Is Boris right about capitalism?

Boris Johnson’s Margaret Thatcher lecture last week gave an insight into the way his mind works.

Boris Johnson's Margaret Thatcher lecture last week was "highly illuminating" about the way his mind works, says Andrew Rawnsley in The Observer. He contends that "greed" and the "spirit of envy" are "not vices to be regretted, but virtues to be lauded", because they are "a valuable spur to economic activity". Yet profit pursued for its own sake is "usually the most disastrous way to run a business". It is worrying that the mayor "does not understand the difference between successful and destructive capitalism". His other "not terribly controversial" notion, that humans differ in natural abilities and that some of this is inherited (he said inequality was inevitable when 16% have an IQ below 85 and just 2% above 130), is objectionable only because of the implication that the "poor are poor because they are born stupid"; the rich, rich because of a "genetic windfall" and that there is nothing to be done about it.

He did say that some people will always find it easier to get ahead, says Peter Dominiczak in The Daily Telegraph. He also said that the gap between the rich and poor has grown too wide, and that more must be done to ensure that talented people from less wealthy backgrounds can "rise to the top". He hinted that grammar schools were the solution, says Philip Collins in The Times. But the real problem is that there are simply fewer jobs atthe top. In 1900, 18% of jobs were classified as belonging to the top two social tiers. By 1958 that had risen to 42%. Then that growth slowed down. "Social mobility is about the structure of the economy."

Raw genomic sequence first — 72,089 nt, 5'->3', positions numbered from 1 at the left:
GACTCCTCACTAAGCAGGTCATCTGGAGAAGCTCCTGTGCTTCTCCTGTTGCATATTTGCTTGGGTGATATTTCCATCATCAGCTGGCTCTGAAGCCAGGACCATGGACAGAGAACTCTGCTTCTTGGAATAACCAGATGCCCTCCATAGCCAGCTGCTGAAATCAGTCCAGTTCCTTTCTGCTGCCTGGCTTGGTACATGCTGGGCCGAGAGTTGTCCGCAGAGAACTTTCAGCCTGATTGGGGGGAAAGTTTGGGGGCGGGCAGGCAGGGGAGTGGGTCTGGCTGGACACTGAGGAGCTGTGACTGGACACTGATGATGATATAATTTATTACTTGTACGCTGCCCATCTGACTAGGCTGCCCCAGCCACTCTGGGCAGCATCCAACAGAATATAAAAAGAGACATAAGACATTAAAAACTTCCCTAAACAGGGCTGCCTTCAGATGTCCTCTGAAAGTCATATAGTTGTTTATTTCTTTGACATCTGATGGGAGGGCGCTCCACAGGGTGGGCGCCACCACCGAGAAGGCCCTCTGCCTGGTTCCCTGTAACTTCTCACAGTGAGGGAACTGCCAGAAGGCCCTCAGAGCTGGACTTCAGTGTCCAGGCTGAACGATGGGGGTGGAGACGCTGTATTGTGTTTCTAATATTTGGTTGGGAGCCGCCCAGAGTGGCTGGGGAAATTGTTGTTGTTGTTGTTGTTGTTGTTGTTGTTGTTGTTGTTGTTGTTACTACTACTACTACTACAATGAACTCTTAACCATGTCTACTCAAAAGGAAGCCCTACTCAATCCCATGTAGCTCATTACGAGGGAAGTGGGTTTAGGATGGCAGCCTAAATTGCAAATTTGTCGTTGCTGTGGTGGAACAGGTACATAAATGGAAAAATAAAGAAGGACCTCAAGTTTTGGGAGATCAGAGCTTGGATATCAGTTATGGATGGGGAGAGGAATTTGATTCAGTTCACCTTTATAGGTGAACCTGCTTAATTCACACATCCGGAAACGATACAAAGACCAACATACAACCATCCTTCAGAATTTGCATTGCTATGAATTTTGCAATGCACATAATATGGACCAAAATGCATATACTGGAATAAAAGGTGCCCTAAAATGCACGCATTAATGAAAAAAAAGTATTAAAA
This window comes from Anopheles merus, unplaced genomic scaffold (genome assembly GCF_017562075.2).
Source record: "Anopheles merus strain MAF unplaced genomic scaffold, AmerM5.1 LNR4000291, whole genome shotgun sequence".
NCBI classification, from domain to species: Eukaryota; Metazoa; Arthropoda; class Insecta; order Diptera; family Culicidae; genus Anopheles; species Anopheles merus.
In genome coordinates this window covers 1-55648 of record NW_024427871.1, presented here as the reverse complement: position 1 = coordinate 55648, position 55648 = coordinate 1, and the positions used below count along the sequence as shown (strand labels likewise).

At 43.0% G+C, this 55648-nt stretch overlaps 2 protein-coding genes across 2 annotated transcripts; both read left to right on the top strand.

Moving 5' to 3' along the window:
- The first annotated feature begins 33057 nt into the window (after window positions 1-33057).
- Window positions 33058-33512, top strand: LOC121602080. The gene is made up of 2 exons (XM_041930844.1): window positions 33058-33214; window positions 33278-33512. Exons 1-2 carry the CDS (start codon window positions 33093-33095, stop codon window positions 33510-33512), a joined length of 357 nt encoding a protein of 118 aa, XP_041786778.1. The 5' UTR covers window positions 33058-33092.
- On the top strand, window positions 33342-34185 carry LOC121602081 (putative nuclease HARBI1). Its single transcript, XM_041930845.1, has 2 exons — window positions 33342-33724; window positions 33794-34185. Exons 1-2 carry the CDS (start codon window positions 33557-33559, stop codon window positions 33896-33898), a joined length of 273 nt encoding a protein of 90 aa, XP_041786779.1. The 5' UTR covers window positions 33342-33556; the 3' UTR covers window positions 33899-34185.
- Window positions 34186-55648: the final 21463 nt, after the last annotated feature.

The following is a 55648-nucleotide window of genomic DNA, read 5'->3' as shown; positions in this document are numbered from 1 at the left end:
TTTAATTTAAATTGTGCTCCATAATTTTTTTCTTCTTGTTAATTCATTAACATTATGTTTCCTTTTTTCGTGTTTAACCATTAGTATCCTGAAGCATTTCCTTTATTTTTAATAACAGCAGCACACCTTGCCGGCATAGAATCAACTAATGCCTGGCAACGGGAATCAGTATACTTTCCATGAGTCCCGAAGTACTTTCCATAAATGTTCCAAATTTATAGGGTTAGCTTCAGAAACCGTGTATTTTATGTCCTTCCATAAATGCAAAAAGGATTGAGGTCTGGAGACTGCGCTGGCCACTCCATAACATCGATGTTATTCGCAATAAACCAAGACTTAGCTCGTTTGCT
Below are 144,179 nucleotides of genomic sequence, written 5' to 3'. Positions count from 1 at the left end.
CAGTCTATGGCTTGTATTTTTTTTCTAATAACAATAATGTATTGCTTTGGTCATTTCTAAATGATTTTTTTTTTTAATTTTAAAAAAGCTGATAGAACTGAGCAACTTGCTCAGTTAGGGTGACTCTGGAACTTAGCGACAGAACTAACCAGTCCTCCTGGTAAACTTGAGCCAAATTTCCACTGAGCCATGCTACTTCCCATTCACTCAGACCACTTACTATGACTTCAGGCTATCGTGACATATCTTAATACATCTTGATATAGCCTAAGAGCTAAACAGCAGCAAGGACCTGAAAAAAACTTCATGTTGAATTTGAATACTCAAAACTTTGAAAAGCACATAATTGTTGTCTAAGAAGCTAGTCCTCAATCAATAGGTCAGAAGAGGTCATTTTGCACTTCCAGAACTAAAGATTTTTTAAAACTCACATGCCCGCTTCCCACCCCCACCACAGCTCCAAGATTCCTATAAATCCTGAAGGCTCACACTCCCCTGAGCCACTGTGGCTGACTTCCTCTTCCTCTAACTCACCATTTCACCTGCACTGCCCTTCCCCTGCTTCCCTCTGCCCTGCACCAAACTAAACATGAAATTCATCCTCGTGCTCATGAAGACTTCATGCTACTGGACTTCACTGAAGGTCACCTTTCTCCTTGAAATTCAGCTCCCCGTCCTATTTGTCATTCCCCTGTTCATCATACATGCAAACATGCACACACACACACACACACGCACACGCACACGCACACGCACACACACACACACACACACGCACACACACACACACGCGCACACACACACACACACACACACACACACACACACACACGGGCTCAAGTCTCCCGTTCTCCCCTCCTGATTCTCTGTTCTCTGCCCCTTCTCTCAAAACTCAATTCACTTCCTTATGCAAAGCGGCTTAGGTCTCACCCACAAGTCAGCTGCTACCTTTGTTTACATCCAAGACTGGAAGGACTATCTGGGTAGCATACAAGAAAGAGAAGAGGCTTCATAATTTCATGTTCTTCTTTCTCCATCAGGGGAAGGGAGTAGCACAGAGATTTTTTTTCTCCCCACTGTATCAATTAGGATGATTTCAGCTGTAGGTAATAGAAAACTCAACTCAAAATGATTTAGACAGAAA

In the main, Boris had "good and important things to say", and much of his speech was either overlooked or misconstrued, says Daniel Finkelstein in The Times. What bothered me most was the suggestion that he was "glorifying unpleasantness" by saying that greed and envy were useful motivators. The "genius of capitalism" is that it tries to harness our natural acquisitive instinct to the common good. My iPad wouldn't exist without the "fanatical drive" of Steve Jobs, a man who "lusted" after power and money.

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It's true that capitalism can fail to "turn greed into something that serves the consumer. It allows people to create monopolies, or pay themselves money unrelated to their contribution to the economy. These are "serious failings". Yet the advantages outweigh the disadvantages. The splitting of the Korean Peninsula was as "near as one is ever likely to get" to a controlled experiment in how best to harness human greed and "its results are remarkable". Essentially, the North starved while the South thrived. Greedy people like Kim Jong-il exist everywhere, so they might as well be put to work doing something helpful. "I think that's what you meant, Boris, isn't it?"